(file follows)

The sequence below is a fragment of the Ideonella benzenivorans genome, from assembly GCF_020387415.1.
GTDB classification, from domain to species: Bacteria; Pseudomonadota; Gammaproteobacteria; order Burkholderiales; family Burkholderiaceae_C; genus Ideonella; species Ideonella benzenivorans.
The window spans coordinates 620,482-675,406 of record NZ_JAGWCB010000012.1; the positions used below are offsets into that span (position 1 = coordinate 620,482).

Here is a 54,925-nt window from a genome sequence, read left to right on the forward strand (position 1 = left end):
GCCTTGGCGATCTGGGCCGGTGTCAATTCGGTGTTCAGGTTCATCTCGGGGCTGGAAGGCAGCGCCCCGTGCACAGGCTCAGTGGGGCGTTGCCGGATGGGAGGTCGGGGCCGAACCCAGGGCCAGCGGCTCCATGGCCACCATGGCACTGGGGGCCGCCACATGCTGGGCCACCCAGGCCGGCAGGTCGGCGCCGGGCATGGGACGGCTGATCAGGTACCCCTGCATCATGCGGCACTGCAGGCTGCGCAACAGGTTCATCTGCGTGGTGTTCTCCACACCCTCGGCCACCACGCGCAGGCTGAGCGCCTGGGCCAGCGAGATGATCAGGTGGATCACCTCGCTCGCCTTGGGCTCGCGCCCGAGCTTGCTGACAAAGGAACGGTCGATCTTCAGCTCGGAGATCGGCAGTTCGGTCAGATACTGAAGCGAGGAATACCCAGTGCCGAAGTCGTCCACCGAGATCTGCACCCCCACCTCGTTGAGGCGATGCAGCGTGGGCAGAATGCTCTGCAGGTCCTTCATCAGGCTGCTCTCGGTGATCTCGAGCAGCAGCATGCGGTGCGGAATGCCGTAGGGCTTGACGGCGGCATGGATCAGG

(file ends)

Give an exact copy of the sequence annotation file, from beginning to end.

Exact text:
The sequence below is a fragment of the Ideonella benzenivorans genome, from assembly GCF_020387415.1.
GTDB classification, from domain to species: Bacteria; Pseudomonadota; Gammaproteobacteria; order Burkholderiales; family Burkholderiaceae_C; genus Ideonella; species Ideonella benzenivorans.
The window spans coordinates 620,482-675,406 of record NZ_JAGWCB010000012.1; the positions used below are offsets into that span (position 1 = coordinate 620,482).

Here is a 54,925-nt window from a genome sequence, read left to right on the forward strand (position 1 = left end):
GCCTTGGCGATCTGGGCCGGTGTCAATTCGGTGTTCAGGTTCATCTCGGGGCTGGAAGGCAGCGCCCCGTGCACAGGCTCAGTGGGGCGTTGCCGGATGGGAGGTCGGGGCCGAACCCAGGGCCAGCGGCTCCATGGCCACCATGGCACTGGGGGCCGCCACATGCTGGGCCACCCAGGCCGGCAGGTCGGCGCCGGGCATGGGACGGCTGATCAGGTACCCCTGCATCATGCGGCACTGCAGGCTGCGCAACAGGTTCATCTGCGTGGTGTTCTCCACACCCTCGGCCACCACGCGCAGGCTGAGCGCCTGGGCCAGCGAGATGATCAGGTGGATCACCTCGCTCGCCTTGGGCTCGCGCCCGAGCTTGCTGACAAAGGAACGGTCGATCTTCAGCTCGGAGATCGGCAGTTCGGTCAGATACTGAAGCGAGGAATACCCAGTGCCGAAGTCGTCCACCGAGATCTGCACCCCCACCTCGTTGAGGCGATGCAGCGTGGGCAGAATGCTCTGCAGGTCCTTCATCAGGCTGCTCTCGGTGATCTCGAGCAGCAGCATGCGGTGCGGAATGCCGTAGGGCTTGACGGCGGCATGGATCAGG